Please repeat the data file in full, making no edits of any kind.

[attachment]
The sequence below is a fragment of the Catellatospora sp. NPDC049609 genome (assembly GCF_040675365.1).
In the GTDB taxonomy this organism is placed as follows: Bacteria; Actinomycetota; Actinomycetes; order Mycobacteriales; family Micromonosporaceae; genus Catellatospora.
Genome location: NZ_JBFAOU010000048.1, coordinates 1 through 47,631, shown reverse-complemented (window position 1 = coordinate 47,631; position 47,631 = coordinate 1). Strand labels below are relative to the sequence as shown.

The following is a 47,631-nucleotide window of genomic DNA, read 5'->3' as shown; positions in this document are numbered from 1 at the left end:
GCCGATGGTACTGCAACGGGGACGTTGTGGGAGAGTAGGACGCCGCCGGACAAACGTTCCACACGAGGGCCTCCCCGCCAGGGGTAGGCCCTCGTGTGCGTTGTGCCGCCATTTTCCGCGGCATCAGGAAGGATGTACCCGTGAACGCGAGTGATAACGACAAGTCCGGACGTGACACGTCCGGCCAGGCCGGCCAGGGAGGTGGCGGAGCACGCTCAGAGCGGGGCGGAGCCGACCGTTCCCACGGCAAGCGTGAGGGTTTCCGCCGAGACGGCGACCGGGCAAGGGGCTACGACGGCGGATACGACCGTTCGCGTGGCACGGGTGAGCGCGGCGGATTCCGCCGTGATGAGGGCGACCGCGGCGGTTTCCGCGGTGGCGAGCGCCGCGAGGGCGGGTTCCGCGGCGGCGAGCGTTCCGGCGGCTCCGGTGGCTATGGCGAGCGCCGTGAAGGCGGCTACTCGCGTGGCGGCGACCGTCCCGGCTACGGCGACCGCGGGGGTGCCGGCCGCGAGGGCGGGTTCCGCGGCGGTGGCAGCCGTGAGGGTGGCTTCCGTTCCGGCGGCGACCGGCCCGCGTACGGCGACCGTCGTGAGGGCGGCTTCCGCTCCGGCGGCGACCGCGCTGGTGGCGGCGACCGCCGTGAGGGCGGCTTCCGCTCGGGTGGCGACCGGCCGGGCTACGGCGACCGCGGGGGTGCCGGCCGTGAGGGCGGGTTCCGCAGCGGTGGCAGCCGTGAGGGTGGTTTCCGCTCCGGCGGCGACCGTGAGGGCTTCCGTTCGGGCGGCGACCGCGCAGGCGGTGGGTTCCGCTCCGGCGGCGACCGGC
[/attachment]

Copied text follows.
The sequence below is a fragment of the Catellatospora sp. NPDC049609 genome (assembly GCF_040675365.1).
In the GTDB taxonomy this organism is placed as follows: Bacteria; Actinomycetota; Actinomycetes; order Mycobacteriales; family Micromonosporaceae; genus Catellatospora.
Genome location: NZ_JBFAOU010000048.1, coordinates 1 through 47,631, shown reverse-complemented (window position 1 = coordinate 47,631; position 47,631 = coordinate 1). Strand labels below are relative to the sequence as shown.

The following is a 47,631-nucleotide window of genomic DNA, read 5'->3' as shown; positions in this document are numbered from 1 at the left end:
GCCGATGGTACTGCAACGGGGACGTTGTGGGAGAGTAGGACGCCGCCGGACAAACGTTCCACACGAGGGCCTCCCCGCCAGGGGTAGGCCCTCGTGTGCGTTGTGCCGCCATTTTCCGCGGCATCAGGAAGGATGTACCCGTGAACGCGAGTGATAACGACAAGTCCGGACGTGACACGTCCGGCCAGGCCGGCCAGGGAGGTGGCGGAGCACGCTCAGAGCGGGGCGGAGCCGACCGTTCCCACGGCAAGCGTGAGGGTTTCCGCCGAGACGGCGACCGGGCAAGGGGCTACGACGGCGGATACGACCGTTCGCGTGGCACGGGTGAGCGCGGCGGATTCCGCCGTGATGAGGGCGACCGCGGCGGTTTCCGCGGTGGCGAGCGCCGCGAGGGCGGGTTCCGCGGCGGCGAGCGTTCCGGCGGCTCCGGTGGCTATGGCGAGCGCCGTGAAGGCGGCTACTCGCGTGGCGGCGACCGTCCCGGCTACGGCGACCGCGGGGGTGCCGGCCGCGAGGGCGGGTTCCGCGGCGGTGGCAGCCGTGAGGGTGGCTTCCGTTCCGGCGGCGACCGGCCCGCGTACGGCGACCGTCGTGAGGGCGGCTTCCGCTCCGGCGGCGACCGCGCTGGTGGCGGCGACCGCCGTGAGGGCGGCTTCCGCTCGGGTGGCGACCGGCCGGGCTACGGCGACCGCGGGGGTGCCGGCCGTGAGGGCGGGTTCCGCAGCGGTGGCAGCCGTGAGGGTGGTTTCCGCTCCGGCGGCGACCGTGAGGGCTTCCGTTCGGGCGGCGACCGCGCAGGCGGTGGGTTCCGCTCCGGCGGCGACCGGC